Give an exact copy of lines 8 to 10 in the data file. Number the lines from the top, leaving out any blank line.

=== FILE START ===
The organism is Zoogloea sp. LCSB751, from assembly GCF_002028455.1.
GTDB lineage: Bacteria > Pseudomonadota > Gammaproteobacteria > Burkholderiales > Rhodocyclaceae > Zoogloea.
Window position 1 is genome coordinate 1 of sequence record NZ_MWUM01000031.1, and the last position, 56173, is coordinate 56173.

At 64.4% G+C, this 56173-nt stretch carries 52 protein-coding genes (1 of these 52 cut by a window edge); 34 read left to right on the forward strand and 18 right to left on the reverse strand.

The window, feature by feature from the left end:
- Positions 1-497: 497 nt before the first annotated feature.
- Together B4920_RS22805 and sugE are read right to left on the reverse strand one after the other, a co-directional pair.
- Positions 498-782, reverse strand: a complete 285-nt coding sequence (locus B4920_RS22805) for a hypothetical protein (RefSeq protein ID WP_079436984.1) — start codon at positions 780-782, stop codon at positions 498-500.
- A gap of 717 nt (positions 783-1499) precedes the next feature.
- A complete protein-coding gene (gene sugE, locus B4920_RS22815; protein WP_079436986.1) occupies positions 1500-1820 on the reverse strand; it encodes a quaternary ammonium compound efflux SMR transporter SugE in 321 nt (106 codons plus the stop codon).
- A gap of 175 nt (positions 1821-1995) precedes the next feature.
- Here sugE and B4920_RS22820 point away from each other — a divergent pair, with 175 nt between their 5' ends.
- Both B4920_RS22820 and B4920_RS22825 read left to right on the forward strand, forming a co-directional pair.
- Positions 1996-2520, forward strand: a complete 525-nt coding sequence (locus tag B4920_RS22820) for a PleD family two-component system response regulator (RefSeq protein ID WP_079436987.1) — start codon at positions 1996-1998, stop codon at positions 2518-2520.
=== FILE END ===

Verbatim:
- Positions 498-782, reverse strand: a complete 285-nt coding sequence (locus B4920_RS22805) for a hypothetical protein (RefSeq protein ID WP_079436984.1) — start codon at positions 780-782, stop codon at positions 498-500.
- A gap of 717 nt (positions 783-1499) precedes the next feature.
- A complete protein-coding gene (gene sugE, locus B4920_RS22815; protein WP_079436986.1) occupies positions 1500-1820 on the reverse strand; it encodes a quaternary ammonium compound efflux SMR transporter SugE in 321 nt (106 codons plus the stop codon).